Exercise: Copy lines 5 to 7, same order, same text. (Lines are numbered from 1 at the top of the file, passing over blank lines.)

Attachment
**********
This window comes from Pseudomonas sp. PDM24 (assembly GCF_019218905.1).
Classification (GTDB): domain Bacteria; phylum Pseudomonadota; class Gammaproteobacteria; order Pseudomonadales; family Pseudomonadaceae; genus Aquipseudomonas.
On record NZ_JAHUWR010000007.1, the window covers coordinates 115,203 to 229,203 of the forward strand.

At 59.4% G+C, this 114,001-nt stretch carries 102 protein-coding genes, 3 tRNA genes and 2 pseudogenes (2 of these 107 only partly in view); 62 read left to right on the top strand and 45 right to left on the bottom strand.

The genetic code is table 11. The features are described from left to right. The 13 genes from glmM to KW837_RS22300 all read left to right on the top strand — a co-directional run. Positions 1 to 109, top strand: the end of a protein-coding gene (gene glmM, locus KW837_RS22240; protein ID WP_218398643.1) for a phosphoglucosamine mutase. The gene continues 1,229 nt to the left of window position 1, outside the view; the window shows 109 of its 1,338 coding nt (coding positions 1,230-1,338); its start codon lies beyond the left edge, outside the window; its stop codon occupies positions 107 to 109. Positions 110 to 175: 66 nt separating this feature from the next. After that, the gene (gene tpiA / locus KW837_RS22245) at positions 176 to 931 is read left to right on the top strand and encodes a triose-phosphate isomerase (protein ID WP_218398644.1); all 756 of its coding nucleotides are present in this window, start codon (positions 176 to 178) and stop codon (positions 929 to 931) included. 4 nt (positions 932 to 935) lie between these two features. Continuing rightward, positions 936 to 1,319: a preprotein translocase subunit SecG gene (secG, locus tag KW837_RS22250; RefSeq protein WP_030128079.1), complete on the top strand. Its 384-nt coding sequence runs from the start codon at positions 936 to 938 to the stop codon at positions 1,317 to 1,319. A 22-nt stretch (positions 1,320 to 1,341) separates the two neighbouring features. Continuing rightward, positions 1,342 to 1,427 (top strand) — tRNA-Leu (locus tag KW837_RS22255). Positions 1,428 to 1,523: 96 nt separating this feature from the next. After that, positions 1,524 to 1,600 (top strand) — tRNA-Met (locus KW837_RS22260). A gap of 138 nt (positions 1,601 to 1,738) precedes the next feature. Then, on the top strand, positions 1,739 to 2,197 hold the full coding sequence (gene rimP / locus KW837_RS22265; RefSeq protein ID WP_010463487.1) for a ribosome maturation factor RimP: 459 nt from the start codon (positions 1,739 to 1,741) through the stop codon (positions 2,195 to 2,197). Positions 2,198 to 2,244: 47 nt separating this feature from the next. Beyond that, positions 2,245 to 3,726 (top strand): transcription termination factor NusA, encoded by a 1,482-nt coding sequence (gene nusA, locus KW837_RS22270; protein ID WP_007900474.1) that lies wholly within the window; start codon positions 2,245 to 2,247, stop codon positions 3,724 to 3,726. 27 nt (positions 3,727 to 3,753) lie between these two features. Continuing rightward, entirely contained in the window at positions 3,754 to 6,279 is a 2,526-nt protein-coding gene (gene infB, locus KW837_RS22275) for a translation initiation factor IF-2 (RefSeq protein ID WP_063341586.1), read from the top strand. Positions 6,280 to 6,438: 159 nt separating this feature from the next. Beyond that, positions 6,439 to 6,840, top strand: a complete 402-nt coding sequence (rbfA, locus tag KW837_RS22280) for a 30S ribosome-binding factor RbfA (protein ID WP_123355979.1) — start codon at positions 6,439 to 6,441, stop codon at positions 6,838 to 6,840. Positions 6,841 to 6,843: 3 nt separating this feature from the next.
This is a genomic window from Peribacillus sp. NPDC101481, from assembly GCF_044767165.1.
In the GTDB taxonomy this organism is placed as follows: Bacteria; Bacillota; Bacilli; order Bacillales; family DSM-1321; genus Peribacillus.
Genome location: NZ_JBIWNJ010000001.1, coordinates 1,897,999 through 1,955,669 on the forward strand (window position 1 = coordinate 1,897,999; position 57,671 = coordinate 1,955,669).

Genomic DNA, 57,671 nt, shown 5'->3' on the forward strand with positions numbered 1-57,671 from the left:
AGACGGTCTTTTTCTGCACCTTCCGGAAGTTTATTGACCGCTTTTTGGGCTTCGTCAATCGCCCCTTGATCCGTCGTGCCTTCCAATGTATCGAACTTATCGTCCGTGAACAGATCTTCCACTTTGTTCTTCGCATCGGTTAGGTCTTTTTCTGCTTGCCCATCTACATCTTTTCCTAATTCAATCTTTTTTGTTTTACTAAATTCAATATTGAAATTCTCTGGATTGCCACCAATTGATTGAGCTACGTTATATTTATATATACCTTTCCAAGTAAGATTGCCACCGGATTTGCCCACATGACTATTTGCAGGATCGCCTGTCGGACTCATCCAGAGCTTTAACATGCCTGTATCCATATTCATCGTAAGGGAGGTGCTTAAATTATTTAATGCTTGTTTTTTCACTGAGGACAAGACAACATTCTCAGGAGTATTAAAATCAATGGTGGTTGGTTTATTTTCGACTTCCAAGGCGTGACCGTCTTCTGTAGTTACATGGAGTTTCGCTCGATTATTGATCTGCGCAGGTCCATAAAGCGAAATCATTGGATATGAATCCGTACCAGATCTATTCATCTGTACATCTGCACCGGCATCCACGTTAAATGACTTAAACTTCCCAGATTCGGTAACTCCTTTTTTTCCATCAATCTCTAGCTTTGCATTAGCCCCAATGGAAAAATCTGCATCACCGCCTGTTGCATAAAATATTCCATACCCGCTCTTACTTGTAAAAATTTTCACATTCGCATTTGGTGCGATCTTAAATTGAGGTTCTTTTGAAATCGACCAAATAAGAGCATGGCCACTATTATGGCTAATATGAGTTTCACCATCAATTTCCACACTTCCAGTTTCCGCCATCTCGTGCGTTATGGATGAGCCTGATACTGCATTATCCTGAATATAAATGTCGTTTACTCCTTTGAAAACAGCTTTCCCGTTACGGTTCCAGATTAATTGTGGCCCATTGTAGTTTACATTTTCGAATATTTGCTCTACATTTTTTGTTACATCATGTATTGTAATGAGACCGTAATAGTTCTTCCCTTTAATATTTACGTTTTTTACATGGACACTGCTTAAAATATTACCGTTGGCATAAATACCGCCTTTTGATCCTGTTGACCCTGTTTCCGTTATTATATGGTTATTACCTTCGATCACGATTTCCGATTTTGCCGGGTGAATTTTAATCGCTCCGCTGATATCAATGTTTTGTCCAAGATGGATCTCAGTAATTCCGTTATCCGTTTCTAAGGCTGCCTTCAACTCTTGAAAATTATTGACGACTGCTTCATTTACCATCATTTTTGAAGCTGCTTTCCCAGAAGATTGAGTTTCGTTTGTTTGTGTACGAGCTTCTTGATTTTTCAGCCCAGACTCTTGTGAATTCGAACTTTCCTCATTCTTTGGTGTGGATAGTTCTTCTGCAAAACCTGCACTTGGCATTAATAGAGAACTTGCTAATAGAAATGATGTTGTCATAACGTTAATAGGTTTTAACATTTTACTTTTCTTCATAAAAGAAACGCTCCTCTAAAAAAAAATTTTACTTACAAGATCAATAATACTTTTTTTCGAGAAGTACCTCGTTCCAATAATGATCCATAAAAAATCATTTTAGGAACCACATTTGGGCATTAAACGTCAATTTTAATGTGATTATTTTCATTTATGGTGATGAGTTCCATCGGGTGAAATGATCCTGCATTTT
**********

The genetic code is table 11. The features are described from left to right. The 13 genes from glmM to KW837_RS22300 all read left to right on the top strand — a co-directional run. Positions 1 to 109, top strand: the end of a protein-coding gene (gene glmM, locus KW837_RS22240; protein ID WP_218398643.1) for a phosphoglucosamine mutase. The gene continues 1,229 nt to the left of window position 1, outside the view; the window shows 109 of its 1,338 coding nt (coding positions 1,230-1,338); its start codon lies beyond the left edge, outside the window; its stop codon occupies positions 107 to 109. Positions 110 to 175: 66 nt separating this feature from the next. After that, the gene (gene tpiA / locus KW837_RS22245) at positions 176 to 931 is read left to right on the top strand and encodes a triose-phosphate isomerase (protein ID WP_218398644.1); all 756 of its coding nucleotides are present in this window, start codon (positions 176 to 178) and stop codon (positions 929 to 931) included. 4 nt (positions 932 to 935) lie between these two features. Continuing rightward, positions 936 to 1,319: a preprotein translocase subunit SecG gene (secG, locus tag KW837_RS22250; RefSeq protein WP_030128079.1), complete on the top strand. Its 384-nt coding sequence runs from the start codon at positions 936 to 938 to the stop codon at positions 1,317 to 1,319. A 22-nt stretch (positions 1,320 to 1,341) separates the two neighbouring features. Continuing rightward, positions 1,342 to 1,427 (top strand) — tRNA-Leu (locus tag KW837_RS22255). Positions 1,428 to 1,523: 96 nt separating this feature from the next. After that, positions 1,524 to 1,600 (top strand) — tRNA-Met (locus KW837_RS22260). A gap of 138 nt (positions 1,601 to 1,738) precedes the next feature. Then, on the top strand, positions 1,739 to 2,197 hold the full coding sequence (gene rimP / locus KW837_RS22265; RefSeq protein ID WP_010463487.1) for a ribosome maturation factor RimP: 459 nt from the start codon (positions 1,739 to 1,741) through the stop codon (positions 2,195 to 2,197). Positions 2,198 to 2,244: 47 nt separating this feature from the next. Beyond that, positions 2,245 to 3,726 (top strand): transcription termination factor NusA, encoded by a 1,482-nt coding sequence (gene nusA, locus KW837_RS22270; protein ID WP_007900474.1) that lies wholly within the window; start codon positions 2,245 to 2,247, stop codon positions 3,724 to 3,726. 27 nt (positions 3,727 to 3,753) lie between these two features. Continuing rightward, entirely contained in the window at positions 3,754 to 6,279 is a 2,526-nt protein-coding gene (gene infB, locus KW837_RS22275) for a translation initiation factor IF-2 (RefSeq protein ID WP_063341586.1), read from the top strand. Positions 6,280 to 6,438: 159 nt separating this feature from the next. Beyond that, positions 6,439 to 6,840, top strand: a complete 402-nt coding sequence (rbfA, locus tag KW837_RS22280) for a 30S ribosome-binding factor RbfA (protein ID WP_123355979.1) — start codon at positions 6,439 to 6,441, stop codon at positions 6,838 to 6,840. Positions 6,841 to 6,843: 3 nt separating this feature from the next.
This is a genomic window from Peribacillus sp. NPDC101481, from assembly GCF_044767165.1.
In the GTDB taxonomy this organism is placed as follows: Bacteria; Bacillota; Bacilli; order Bacillales; family DSM-1321; genus Peribacillus.